Thursday, June 15th, 2017
Red blood cells nourish the body; white blood cells protect it. There are different types of white blood cells, each serving a slightly different purpose. One such type is the B-cell, pictured at right. Its surface is populated with antibodies (blue) that can bind to different kinds of foreign bodies (a.k.a. antigens). Once bound, the B-cell spawns many more copies of the matching antibody. I mention all of this because my official diagnosis is diffuse large B-cell lymphoma.
Aside: Why are they called B-cells? I've wondered this for a while so I looked it up. In mammals, B-cells mature in the bone marrow; in birds, B-cells mature in the bursa of Fabricius, an obscure (at least to me) lymphoid organ. Somewhat surprisingly, it is bursa that lends the B to B-cells, not bone marrow.
Rituximab is the "R" in my chemotherapy cocktail (R-ICE). Strictly speaking, Rituximab provides immunotherapy, not chemotherapy. It leverages your own immune system to destroy malignant (as well as healthy, unfortunately) B-cells. Here's how it works. B-cells are special in that their surface is populated with both antibodies (blue in the picture from the previous section) and antigens (green). These antigens are obviously not foreign bodies but they act in the same way. (In fact, the word antigen is short for antibody generator -- anything that causes antibodies to be generated.) Rituximab is a synthetic antibody that has been engineered to bind to one of the antigens (CD20, if you are curious) that is present on most B-cells. Once the B-cells are bound, other parts of the immune system (a.k.a. natural killer cells) sweep in and destroy them (a.k.a. cell lysis). Pretty nifty, eh?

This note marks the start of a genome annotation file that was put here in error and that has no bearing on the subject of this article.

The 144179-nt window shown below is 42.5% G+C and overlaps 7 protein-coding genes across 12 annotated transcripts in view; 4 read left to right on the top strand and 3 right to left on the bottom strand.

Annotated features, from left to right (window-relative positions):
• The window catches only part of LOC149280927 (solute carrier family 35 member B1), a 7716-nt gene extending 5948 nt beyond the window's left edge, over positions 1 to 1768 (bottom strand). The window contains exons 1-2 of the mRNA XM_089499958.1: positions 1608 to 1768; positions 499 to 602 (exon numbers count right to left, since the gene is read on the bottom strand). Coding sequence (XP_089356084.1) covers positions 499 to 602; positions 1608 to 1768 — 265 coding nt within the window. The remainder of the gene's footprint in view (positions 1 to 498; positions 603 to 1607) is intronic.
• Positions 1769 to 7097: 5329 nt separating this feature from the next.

This wonderful little antibody was created by researcher Nabil Hanna and his coworkers at IDEC Pharmaceuticals. Rituximab has proven so useful for a variety of conditions in which B-cells go awry that it is included on the World Health Organization's List of Essential Medicines, a list of the most important medications needed in a basic health system.
Aside: I realize that Rituximab doesn't start with a "B" but it does end with one.
Brady Coyne Mysteries
I mentioned recently that I have been reading a lot this spring as my body slowed down, preventing more active pursuits. The bulk of that reading, 25 books in all, was the Brady Coyne Mysteries by William G. Tapply. Tapply was a high school teacher for 25 years before becoming a full-time writer. He was a lifelong New Englander, avid fly fisherman and dedicated smoker, three characteristics that he shared with the protagonist in his novels, Brady Coyne. The similarities stopped there, however. Coyne is a Boston lawyer that caters to wealthy clientele that seem to experience their unfair share of murder and mayhem. Since divorces, wills and estate planning isn't exactly thrilling work, Coyne spends a good deal of time investigating those murders personally. Clearly imperfect, Coyne is sufficiently complex to keep one reading almost to the 25th book.
By the way, what's next?
Tomorrow is the second day of this three-day chemotherapy cycle. That means another eight hours of chemotherapy (like today), along with a lumbar puncture throw in for kicks and grins. At some point, the brain fog for the cycle will settle over me and then these blog entries will either (A) stop for a while or (B) become incoherent. I'm hoping for (A).
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